Thursday, July 4, 2013

Top 5 Things The Old World Can Still Learn From Us Whippersnappers

While we anticipate the next exciting episode of the new hit show Where Goes Jozy?, I'll make the wait bearable by posting one of those non-soccer Top 5'ers I often promise and then forget - complete with a star-spangled theme. There's a couple more of these lists also ready, but let's save something for another wait-y day.

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I'm not the only one. Some may find me on the Eurosnob-ish side (I love my bicycle and don't care who knows it), but we all often sit around enjoying the sublime virtues of the things originated over here that practically litter our lives. Americans may seem stubborn at times (in good and bad ways), but don't be fooled.

Pizza and croissants, beer and wine, cars and clothes, Cat Deeley and Simon Cowell... Europe's everywhere in America, we could go on for days. Adding in that much of the United States is made up of bloodlines that started there, it should be no surprise we also want their longer vacations.

And even though lots of cool stuff and people are imports, let's not forget our relatively young country does actually often know unquestionably better about certain things. But I'm not going obvious, such as with something like burgers or badass goalies. Instead, this list will present five golden peculiarities that prove it, ranked by level of real life annoyance for ex-pats missing them. Ahem.

#5 - Cheddar, yo.

The English version tastes like nothing. It's that simple. Every time I cook or go out to get Mexican food, the taste buds are left screaming something about Wisconsin. Sharpen it up, Europe, we know you like strong cheeses.

You had to know one of these was going to be a food item. But if you think this isn't a big deal, try living without proper enchiladas. I dare you.

#4 - Water and refills come gratis at restaurants.

Sheesh. Can a brother get some hospitality? Or at least an eight-ounce glass of palate cleansing quencher? Considering they like to be so green (and earn profits), it's so weird that Europe seems allergic to the wondrous soft drink fountain/bar gun.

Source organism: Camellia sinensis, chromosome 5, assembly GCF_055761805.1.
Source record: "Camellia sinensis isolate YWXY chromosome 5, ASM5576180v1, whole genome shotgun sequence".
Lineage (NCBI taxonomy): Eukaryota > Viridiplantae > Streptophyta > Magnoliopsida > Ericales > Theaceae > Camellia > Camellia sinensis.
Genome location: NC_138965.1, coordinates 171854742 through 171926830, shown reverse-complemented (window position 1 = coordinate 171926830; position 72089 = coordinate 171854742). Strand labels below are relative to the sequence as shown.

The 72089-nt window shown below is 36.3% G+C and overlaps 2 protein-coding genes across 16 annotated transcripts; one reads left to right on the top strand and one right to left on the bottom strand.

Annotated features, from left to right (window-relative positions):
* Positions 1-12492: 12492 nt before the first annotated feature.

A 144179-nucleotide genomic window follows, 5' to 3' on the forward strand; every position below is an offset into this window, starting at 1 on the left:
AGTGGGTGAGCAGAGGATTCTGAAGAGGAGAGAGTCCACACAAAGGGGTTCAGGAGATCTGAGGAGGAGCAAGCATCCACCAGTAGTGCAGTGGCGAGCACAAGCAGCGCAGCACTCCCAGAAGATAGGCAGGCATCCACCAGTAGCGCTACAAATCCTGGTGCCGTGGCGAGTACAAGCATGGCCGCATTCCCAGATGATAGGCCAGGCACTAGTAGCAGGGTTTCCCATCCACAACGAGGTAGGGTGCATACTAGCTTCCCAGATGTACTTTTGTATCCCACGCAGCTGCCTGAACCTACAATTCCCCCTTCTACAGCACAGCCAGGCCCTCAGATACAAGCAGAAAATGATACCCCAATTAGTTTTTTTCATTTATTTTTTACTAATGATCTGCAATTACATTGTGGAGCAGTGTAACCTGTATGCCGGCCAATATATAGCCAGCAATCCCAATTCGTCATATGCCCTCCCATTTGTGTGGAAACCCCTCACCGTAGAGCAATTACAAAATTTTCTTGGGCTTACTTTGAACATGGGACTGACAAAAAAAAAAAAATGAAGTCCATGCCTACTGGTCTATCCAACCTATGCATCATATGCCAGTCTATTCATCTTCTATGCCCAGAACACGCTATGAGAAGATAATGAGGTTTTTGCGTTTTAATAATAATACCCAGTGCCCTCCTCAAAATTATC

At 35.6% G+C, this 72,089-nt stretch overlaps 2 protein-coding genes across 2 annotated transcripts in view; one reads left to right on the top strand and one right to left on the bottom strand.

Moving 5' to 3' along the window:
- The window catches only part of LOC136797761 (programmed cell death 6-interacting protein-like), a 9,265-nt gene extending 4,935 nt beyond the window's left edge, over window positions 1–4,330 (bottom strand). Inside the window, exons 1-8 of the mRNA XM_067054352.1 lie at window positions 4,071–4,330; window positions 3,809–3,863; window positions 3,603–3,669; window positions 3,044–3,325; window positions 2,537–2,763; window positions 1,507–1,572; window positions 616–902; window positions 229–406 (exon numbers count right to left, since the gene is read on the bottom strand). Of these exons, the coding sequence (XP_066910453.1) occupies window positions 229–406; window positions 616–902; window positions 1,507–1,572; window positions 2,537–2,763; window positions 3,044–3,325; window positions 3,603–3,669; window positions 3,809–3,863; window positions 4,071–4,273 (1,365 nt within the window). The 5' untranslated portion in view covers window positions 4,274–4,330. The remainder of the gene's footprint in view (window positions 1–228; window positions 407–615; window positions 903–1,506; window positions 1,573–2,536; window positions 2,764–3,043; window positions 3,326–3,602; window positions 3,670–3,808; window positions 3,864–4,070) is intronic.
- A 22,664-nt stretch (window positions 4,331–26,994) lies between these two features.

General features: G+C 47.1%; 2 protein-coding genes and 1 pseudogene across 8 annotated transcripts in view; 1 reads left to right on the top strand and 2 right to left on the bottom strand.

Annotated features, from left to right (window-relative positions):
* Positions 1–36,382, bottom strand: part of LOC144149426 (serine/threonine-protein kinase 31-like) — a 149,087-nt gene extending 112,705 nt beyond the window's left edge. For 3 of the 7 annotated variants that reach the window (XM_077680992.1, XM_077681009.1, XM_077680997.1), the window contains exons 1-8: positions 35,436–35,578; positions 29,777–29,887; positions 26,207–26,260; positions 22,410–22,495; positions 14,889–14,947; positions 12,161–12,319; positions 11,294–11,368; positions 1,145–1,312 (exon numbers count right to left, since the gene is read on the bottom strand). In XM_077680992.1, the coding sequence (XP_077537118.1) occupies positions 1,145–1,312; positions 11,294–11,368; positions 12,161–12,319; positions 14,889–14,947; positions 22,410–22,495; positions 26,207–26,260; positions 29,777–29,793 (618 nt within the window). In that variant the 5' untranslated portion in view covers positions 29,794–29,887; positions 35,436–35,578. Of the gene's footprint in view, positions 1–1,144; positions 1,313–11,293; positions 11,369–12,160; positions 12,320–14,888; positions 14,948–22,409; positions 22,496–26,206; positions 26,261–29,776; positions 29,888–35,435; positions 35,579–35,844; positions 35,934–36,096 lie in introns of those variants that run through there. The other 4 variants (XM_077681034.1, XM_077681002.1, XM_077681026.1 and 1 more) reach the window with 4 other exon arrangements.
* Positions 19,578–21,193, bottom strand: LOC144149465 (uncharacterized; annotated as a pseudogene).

Speaking of which...

#3 - Seriously, what's the story about ice?

Is it because it's essentially more free water? I'm not sure I understand the confusion here. Cold. Beverage.

COLD.

Often, European shop fridges are even set barely above room temperature. There's not too much worse than a flat, lukewarm soda or cocktail, especially on a summer's day.

#2 - Public Transport Hotboxes!!

Sticking with the theme of heat - if not also to the train seat - what the hell? Even many of the newest trains in Europe have sparse ventilation, no windows that open (why ever, why?!?!?!) and plenty of glass to pull sunlight into cars already crowded with human warmth generators. Aside from worrying about every toddler and old person I see riding an offending tram during the hottest days of summer, it's damn near a human rights violation for me. My systems do not care to swelter.

Wanna see me freaking out? Stick me in a packed, fully enclosed Swiss bus, the ones with extra glass but no windows, wearing long pants and a sportscoat, with near-100 readings on the thermometer and humidity index. Oh, you'd see it alright if I would ever allow that to happen again.

#1 - Comfortable Chairs

Erm... what happened to the back support in pretty much every upholstered chair/couch I sit in over here. Seriously, the piece of wood that supports the back end of the cushions apparently does not exist here - IKEA needs to recognize. Don't laugh, their stuff is everywhere.

If I'm 5-foot-10 and the Dutch are the tallest people in the world on average, I guess that explains the preponderance of for reals Chinese massage salons, acupuncturists, chiropractors and yoga teachers in Amsterdam. I surely can't be the only one over here with ass striving for the floor, knees up to elbows and a lower back DEFCON chart. It's not that rare for me to suddenly jump out of a chair and yell "No more!" like I have spine Tourette's.





- Greg Seltzer


21 comments:

Tony M said...
This comment has been removed by the author.
Tony M said...

Awesome list. But one thing on their side: the BBC version of Top Gear blows away the American, which a surprise considering we invented car culture.

But that doesn't make up for lousy cheddar and insufficient ice

heythisisrobbie said...

Couldn't agree more on 2-4.

On this subject, I know there has been conversation in the past about why Heinekin is so bad in the US. I work in industrial automation sales and recently found out that all Heinekin beer distributed in the US is brewed in Mexico. Good, quality water may be the most important ingredient in beer, and it has a direct effect on taste. The green bottles certainly don't help the beer during shipping, either. I can't remember if I have mentioned this before, so I apologize if I'm repeating myself.